Economist: Fed weakens the stock market, lowers inflation, the golden age of US stocks will end | Anue Juheng – US Stocks

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Steven Blitz, chief U.S. economist at TS Lombard, reportedly said the Fed’s rate hike was communicated to weaken the stock market, as the stock market and the U.S. dollar are the main cause of the Fed’s impact on the economy and affect inflation, and also because the baby boomers are starting to exit the market. The golden age of U.S. stocks dominated by the Federal Reserve is also coming to an end.

Blitz pointed out that the current weakness in the stock market has accelerated, and economists are more convinced that consumer spending will decline in the near future, which will turn the outlook for consumer spending next year even more sluggish. As U.S. stocks are closely linked to household wealth, U.S. stocks continue to be weak, and consumers may be more vulnerable this year. Reducing spending before the bottom will help keep inflation down.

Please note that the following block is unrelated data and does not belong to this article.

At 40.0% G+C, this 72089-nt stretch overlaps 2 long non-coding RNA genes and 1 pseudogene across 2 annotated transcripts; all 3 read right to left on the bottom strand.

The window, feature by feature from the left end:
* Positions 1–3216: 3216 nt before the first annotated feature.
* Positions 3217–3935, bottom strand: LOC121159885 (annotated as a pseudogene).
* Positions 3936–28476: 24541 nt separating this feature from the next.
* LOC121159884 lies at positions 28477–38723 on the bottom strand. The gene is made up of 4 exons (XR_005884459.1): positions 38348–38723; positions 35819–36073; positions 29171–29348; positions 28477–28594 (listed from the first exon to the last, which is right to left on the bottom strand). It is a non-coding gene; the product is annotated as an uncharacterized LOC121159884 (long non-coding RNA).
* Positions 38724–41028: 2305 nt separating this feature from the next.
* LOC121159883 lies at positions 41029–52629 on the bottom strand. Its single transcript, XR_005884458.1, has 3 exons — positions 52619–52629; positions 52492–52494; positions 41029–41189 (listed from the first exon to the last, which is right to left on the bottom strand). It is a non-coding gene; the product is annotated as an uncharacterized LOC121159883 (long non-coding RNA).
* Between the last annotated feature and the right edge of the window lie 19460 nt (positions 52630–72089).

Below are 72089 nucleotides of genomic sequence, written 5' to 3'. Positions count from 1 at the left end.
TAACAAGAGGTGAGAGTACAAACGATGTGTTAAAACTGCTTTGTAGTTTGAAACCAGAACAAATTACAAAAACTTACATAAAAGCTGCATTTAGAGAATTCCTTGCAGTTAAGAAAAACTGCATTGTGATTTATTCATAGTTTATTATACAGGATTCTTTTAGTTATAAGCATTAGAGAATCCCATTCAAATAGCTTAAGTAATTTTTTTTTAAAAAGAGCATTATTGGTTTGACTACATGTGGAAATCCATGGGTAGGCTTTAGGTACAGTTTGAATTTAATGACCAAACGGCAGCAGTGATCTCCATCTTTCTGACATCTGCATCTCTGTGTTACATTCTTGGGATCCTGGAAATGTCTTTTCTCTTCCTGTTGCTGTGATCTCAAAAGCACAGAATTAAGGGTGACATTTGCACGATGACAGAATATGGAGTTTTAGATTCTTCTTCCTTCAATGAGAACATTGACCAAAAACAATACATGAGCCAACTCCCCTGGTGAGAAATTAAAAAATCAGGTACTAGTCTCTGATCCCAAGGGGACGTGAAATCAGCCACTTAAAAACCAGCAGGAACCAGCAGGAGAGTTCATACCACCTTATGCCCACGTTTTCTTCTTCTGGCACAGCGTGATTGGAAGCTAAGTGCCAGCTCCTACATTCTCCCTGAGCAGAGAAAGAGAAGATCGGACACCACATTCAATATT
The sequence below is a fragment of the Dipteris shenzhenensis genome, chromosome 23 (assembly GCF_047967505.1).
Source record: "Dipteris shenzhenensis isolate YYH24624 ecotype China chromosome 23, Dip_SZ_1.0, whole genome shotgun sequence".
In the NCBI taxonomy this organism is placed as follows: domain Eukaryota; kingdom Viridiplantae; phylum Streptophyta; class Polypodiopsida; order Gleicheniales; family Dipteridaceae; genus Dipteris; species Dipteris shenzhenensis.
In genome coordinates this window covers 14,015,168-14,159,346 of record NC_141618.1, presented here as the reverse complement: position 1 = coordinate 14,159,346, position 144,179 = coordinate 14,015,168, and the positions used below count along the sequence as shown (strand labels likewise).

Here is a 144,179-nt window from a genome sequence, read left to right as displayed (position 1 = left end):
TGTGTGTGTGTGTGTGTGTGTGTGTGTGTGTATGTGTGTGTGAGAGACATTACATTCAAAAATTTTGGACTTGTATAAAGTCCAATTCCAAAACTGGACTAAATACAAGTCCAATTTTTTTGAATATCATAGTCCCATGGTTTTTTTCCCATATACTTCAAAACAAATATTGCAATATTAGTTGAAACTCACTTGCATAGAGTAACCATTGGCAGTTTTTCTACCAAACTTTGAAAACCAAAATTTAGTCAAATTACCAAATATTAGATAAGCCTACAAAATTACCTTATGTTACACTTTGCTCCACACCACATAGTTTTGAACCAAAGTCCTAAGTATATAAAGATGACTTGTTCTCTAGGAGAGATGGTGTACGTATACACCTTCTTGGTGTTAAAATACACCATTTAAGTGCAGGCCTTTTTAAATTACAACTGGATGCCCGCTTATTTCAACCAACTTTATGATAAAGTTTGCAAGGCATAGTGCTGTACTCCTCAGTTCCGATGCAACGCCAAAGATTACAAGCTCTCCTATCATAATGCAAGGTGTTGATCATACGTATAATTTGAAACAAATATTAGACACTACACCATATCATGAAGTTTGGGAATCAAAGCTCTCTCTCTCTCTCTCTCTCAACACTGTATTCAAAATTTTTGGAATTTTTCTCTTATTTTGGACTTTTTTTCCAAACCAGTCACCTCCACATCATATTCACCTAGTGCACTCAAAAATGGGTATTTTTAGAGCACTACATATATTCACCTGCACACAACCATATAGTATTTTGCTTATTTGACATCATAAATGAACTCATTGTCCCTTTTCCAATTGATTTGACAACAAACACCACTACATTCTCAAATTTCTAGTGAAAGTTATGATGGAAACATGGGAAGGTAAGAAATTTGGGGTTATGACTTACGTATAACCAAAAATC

Regarding the linkage between consumer spending and the performance of the stock market, Blitz explained that since the global financial crisis in 2007-2008, the correlation between the stock market and consumer spending has become closer, and the Fed has created an asset cycle dominated by the stock market. In a “no choice” (TINA) scenario, households can only buy stocks, which now account for a higher percentage of household wealth than in the early 2000s.

Among baby boomers, the younger 55- to 59-year-old cohort has the most exposure to stocks, at 46%, while Gen Xers, 40-54-year-olds, have about 20% exposure, the report noted.

Since the economy bottomed out in the spring of 2020, the 40- to 69-year-olds group together accounted for 62% of consumer durable goods purchases. Today, pent-up demand is being met and stock prices continue to fall, hitting consumer durable goods spending.

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Falling stock prices also represent an increase in people’s cash holdings. Cash accounts for 15.4% of personal net worth among those over 70, compared with 11% for younger baby boomers. Older baby boomers will also start to rebalance their assets and increase their cash holdings, and domestic demand for U.S. stocks will decline regardless, Blitz said.


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